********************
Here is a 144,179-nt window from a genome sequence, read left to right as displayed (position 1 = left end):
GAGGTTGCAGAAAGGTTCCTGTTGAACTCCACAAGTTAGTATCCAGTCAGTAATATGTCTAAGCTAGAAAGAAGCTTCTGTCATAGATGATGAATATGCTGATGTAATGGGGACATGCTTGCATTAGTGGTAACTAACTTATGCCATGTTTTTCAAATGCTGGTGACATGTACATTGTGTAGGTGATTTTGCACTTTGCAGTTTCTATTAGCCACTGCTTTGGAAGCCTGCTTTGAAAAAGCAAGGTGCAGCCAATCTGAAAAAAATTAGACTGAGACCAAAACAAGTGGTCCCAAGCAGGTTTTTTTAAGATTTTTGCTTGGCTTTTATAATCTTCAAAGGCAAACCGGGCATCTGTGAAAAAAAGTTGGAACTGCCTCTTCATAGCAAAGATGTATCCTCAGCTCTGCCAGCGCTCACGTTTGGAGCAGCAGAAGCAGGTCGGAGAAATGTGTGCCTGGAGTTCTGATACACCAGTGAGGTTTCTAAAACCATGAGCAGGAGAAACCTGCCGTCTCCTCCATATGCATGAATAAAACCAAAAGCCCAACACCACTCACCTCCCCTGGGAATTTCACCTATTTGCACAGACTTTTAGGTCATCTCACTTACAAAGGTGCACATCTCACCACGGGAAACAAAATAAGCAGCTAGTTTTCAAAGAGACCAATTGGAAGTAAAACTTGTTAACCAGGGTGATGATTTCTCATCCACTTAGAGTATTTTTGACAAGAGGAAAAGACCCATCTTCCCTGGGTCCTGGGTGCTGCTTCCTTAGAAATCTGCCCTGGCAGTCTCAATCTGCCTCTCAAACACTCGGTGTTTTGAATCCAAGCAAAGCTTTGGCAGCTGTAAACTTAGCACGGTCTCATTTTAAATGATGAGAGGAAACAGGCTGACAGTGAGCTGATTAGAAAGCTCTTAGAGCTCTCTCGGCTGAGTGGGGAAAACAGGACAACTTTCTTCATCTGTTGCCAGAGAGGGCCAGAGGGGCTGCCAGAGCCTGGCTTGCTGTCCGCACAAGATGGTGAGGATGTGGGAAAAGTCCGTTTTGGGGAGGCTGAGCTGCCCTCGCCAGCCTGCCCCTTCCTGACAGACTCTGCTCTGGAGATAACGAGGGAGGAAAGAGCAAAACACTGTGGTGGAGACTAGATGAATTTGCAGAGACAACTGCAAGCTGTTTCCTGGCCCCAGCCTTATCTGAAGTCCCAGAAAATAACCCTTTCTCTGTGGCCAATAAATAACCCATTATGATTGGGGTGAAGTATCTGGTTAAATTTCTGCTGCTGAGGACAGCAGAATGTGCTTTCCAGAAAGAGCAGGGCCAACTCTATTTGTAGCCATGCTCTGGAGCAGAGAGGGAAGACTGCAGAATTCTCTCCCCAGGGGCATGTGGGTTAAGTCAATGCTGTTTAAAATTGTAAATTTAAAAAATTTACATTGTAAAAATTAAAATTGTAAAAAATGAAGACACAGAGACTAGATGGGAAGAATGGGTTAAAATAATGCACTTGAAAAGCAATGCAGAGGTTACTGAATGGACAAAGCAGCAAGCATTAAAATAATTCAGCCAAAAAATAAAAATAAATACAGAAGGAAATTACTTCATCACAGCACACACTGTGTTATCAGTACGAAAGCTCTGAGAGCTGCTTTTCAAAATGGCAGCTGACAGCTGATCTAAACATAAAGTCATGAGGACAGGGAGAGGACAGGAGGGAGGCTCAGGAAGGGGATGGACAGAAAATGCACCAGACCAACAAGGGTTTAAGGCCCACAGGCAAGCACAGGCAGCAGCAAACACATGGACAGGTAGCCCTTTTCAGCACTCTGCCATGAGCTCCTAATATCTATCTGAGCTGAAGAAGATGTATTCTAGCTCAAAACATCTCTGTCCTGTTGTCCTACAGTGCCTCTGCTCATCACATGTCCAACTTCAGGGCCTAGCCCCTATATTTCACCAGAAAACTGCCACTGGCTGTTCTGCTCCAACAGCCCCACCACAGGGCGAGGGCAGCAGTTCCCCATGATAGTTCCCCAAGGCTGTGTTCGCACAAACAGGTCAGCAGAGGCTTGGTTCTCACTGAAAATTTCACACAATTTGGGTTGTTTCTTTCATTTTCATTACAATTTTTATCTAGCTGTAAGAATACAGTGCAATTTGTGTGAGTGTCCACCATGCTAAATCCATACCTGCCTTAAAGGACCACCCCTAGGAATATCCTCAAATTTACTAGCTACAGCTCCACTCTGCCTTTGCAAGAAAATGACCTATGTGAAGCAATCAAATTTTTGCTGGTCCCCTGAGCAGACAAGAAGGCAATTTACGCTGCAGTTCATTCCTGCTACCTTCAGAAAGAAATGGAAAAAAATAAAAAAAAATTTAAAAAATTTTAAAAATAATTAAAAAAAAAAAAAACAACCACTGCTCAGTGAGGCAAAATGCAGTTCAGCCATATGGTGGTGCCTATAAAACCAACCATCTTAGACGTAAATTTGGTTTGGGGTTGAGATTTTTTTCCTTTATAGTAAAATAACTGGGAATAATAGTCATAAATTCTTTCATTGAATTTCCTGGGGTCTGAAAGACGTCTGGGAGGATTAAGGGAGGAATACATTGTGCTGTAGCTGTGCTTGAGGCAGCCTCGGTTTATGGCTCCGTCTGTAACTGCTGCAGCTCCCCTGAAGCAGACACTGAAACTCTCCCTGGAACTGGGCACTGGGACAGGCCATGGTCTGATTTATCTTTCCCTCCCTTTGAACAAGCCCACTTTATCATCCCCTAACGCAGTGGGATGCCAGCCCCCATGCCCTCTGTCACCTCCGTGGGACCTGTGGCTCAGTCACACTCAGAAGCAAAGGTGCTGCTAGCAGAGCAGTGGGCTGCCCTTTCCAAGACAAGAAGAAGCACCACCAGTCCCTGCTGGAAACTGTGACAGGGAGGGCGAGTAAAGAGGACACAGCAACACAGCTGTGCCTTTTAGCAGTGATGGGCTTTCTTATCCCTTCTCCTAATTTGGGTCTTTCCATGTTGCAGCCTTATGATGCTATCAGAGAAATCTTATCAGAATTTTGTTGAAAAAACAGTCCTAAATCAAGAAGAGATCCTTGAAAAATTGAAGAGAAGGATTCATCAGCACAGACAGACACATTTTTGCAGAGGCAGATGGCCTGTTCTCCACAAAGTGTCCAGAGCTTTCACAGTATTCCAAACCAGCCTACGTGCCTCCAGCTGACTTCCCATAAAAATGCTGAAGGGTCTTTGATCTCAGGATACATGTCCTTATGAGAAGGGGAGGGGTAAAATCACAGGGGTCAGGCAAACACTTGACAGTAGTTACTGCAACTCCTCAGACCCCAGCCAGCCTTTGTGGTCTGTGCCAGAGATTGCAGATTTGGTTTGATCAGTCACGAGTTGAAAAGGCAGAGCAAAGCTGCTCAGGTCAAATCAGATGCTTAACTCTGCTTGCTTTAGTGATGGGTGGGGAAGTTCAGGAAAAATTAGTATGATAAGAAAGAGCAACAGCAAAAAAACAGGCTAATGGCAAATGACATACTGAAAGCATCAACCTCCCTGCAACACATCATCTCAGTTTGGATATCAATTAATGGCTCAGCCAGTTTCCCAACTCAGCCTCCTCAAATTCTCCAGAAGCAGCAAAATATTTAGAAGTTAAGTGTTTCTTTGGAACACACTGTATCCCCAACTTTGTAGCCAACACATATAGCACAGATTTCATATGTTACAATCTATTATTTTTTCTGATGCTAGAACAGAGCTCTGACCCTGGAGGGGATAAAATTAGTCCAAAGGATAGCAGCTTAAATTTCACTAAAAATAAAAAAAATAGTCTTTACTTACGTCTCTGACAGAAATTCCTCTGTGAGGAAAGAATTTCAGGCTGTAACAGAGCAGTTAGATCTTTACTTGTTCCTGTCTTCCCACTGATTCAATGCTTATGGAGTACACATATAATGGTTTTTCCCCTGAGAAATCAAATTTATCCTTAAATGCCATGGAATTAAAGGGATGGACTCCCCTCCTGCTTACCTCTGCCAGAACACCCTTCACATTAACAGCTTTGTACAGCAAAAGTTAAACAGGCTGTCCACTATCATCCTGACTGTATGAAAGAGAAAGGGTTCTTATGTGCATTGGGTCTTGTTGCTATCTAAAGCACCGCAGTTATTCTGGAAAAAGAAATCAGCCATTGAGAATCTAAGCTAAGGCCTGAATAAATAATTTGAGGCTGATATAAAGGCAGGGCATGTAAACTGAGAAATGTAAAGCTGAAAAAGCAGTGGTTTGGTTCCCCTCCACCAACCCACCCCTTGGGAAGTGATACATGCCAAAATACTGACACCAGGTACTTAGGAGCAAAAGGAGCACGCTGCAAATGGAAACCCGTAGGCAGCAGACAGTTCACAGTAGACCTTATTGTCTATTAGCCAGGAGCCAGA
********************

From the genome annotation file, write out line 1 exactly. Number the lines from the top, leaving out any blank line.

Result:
Here is a 144,179-nt window from a genome sequence, read left to right as displayed (position 1 = left end):